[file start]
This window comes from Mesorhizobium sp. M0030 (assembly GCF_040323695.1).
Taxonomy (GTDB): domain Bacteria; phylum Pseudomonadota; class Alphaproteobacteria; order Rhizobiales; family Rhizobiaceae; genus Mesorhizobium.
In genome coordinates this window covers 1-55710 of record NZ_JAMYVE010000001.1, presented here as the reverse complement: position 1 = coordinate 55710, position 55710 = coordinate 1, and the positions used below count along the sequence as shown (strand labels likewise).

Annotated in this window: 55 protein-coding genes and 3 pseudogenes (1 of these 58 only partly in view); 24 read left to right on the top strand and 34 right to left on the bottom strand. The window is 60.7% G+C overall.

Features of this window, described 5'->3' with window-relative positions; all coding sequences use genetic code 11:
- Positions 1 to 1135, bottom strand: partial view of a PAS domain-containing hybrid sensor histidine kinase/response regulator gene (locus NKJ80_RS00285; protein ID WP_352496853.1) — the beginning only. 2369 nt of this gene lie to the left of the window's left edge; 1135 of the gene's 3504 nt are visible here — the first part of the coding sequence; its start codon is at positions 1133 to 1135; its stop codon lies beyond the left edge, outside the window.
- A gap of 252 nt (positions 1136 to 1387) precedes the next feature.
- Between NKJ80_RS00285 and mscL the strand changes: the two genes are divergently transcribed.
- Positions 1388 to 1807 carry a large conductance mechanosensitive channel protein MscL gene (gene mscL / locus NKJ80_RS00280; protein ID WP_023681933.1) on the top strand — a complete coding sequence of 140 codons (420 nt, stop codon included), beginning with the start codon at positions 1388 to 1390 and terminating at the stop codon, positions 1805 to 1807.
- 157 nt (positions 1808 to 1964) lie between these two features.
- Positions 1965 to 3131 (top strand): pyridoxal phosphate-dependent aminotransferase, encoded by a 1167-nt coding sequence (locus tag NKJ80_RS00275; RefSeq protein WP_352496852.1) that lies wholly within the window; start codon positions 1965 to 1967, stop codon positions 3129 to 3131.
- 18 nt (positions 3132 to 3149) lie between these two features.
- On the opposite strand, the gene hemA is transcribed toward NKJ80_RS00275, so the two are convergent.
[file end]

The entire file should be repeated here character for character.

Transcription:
This window comes from Mesorhizobium sp. M0030 (assembly GCF_040323695.1).
Taxonomy (GTDB): domain Bacteria; phylum Pseudomonadota; class Alphaproteobacteria; order Rhizobiales; family Rhizobiaceae; genus Mesorhizobium.
In genome coordinates this window covers 1-55710 of record NZ_JAMYVE010000001.1, presented here as the reverse complement: position 1 = coordinate 55710, position 55710 = coordinate 1, and the positions used below count along the sequence as shown (strand labels likewise).

Annotated in this window: 55 protein-coding genes and 3 pseudogenes (1 of these 58 only partly in view); 24 read left to right on the top strand and 34 right to left on the bottom strand. The window is 60.7% G+C overall.

Features of this window, described 5'->3' with window-relative positions; all coding sequences use genetic code 11:
- Positions 1 to 1135, bottom strand: partial view of a PAS domain-containing hybrid sensor histidine kinase/response regulator gene (locus NKJ80_RS00285; protein ID WP_352496853.1) — the beginning only. 2369 nt of this gene lie to the left of the window's left edge; 1135 of the gene's 3504 nt are visible here — the first part of the coding sequence; its start codon is at positions 1133 to 1135; its stop codon lies beyond the left edge, outside the window.
- A gap of 252 nt (positions 1136 to 1387) precedes the next feature.
- Between NKJ80_RS00285 and mscL the strand changes: the two genes are divergently transcribed.
- Positions 1388 to 1807 carry a large conductance mechanosensitive channel protein MscL gene (gene mscL / locus NKJ80_RS00280; protein ID WP_023681933.1) on the top strand — a complete coding sequence of 140 codons (420 nt, stop codon included), beginning with the start codon at positions 1388 to 1390 and terminating at the stop codon, positions 1805 to 1807.
- 157 nt (positions 1808 to 1964) lie between these two features.
- Positions 1965 to 3131 (top strand): pyridoxal phosphate-dependent aminotransferase, encoded by a 1167-nt coding sequence (locus tag NKJ80_RS00275; RefSeq protein WP_352496852.1) that lies wholly within the window; start codon positions 1965 to 1967, stop codon positions 3129 to 3131.
- 18 nt (positions 3132 to 3149) lie between these two features.
- On the opposite strand, the gene hemA is transcribed toward NKJ80_RS00275, so the two are convergent.